I first became aware of Gordon Clark somewhere around 1975-76. He was approaching his last decade, but was still actively writing, while I was just newly introduced to the vast realm of Reformed theology and thought. There were, for many of us newly minted Calvinists of that time, two primary pillars that were both the attraction and battering rams in Reformed life.
One was soteriology, and remember that we like big words like that. Soteriology is the doctrine of salvation, and for Calvinists, this began with grasping the Five Points of Calvinism. The quick track to the 5 Points was found found in a book consisting mostly of Bible texts, titled The Five Points of Calvinism: Defined, Documented, and Defended by David Steele and Curtis C. Thomas. But that short book was originally an appendix to Steele and Thomas’ key work titled Romans: An Interpretive Outline. Both books were published by Presbyterian and Reformed Publishing Company.
The man who wrote the introduction for the Romans book and who urged Charles Craig of Presbyterian and Reformed to publish it was Gordon Clark.
At that same point in time, Presbyterian and Reformed mailed out a newsletter every month. At the bottom of the newsletter was a list of books that were on sale, often for a dollar. One of the book I got was Karl Barth’s Theological Method by Gordon Clark–a hardback edition for a buck! I also got Clark’s book Biblical Predestination.
The book on Barth was out of my league, but I was reading everything I could find on predestination.
Over the years, I continued to buy books by Gordon Clark here and there. I never sytematically or rigously read his books, but through the years I read one here and there. Favorites included Historiography: Secular and Religious (reviewed here), The Christian Philosophy of Education, A Christian View of Men and Things, and his commentary on 1 Corinthians.
Also, I have read and re-read and have had a love/hate relationship with Clark’s book Logic. Here is what I wrote about it back in 2006:
Right now, we are studying Gordon Clark’s book Logic in both classes. For Logic class, the book is an introduction, albeit a “push you off into the deep end of the pool” approach…. Clark was a brilliant man, a key Christian philospher, and according to many student testimonies, a great teacher. He was not necessarily a great writer or communicator of logic skills. His book rambles; he makes statements without support; he raises questions he does not answer; he slips wit in where more details are needed; and he strays off here and there. The book gives me the sense of sitting in the presence of a brilliant man whose years of study, reading, and writing are being displayed for all to delight in. I love the book, and I rejoice that I do not have to use it as my primary logic text. It is a great supplement, a useful introduction, a helpful refresher.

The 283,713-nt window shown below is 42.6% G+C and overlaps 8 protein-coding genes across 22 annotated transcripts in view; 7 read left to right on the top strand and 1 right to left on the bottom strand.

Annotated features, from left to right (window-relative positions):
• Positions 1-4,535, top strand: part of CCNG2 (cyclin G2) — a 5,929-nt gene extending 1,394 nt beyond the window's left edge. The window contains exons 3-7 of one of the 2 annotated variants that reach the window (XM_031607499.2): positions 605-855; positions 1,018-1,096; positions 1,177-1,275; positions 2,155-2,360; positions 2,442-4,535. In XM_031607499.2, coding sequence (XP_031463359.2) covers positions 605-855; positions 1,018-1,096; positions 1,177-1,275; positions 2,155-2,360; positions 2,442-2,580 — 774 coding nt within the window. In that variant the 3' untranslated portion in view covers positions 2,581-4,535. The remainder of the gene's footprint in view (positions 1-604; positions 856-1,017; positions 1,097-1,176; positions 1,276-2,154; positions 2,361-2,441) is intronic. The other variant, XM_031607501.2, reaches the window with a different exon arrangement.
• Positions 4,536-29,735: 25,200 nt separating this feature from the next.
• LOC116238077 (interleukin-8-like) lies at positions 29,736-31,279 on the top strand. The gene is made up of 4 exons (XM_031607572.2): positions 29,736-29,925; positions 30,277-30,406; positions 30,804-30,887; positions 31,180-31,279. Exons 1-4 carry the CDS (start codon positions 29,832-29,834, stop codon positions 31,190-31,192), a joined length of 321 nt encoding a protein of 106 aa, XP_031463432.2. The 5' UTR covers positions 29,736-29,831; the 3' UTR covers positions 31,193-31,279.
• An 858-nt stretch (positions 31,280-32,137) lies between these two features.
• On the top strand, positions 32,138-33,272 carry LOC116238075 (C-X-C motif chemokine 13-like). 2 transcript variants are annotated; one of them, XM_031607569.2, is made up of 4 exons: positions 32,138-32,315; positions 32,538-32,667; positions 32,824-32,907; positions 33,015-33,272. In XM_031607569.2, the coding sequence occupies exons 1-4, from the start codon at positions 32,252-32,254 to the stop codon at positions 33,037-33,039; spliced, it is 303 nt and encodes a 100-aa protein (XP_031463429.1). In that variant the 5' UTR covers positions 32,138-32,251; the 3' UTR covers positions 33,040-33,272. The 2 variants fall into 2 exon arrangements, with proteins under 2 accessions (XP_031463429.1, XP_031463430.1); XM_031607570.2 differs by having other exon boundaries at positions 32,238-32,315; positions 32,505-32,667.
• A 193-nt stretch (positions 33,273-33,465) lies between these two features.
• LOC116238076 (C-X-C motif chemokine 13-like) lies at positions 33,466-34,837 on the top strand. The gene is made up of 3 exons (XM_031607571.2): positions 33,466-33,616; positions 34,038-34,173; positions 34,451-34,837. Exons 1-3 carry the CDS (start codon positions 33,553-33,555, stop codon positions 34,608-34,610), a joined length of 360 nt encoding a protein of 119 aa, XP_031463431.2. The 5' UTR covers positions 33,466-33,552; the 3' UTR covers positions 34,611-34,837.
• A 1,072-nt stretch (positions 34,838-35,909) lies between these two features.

And then there was that weird, jam-packed used book store in Hot Springs, back around the year 2004. You could not move around in the store and there were stacks and boxes of books everywhere. But this was a nightmare place, not a delightful hunting ground. Most–as in 90%–of the books were trade paperback romances and other forms of pulp fiction. But I am a hunter. Somewhere in a stack of books almost too high to reach was a book that caught my eye: The Philosophy of Gordon H. Clark: A Restschrift, edited by Ronald Nash. It was a hardback book and was priced for $5.00. (I later–to my regret–missed a chance to buy an autographed copy of the same work.)
The big awakening came somewhere around 2005 or 2006. A friend, Jeff Bruce, sent me a link to an article titled “The Closing of the Calvinistic Mind” by James Jordan. The article completely blew me away. But it wasn’t because it told me something new, but rather it reminded me of something from my past, as well as that of Jordan and many others. It was like discovering some vital links in your family tree. Yes, here were the Calvinist writers who had impacted and dominated my early years.
Jordan’s article was soon followed by a similar type article by P. Andrew Sandlin, titled “The De-Intellectualization of Reformed Theology.” (Why is this not available on the internet somewhere?) My own contribution to the topic shows up here in a blog post titled “Reformed Thinkers.” Then I had the opportunity to give some talks in both Virginia at the Christian Worldview Student Conference and in Alaska at a Reformation conference. My Virginia lectures were called “Calvinistic Worldview Thinkers in the Wilderness Years” and my Alaska talks were called “Spheres of Reformation.”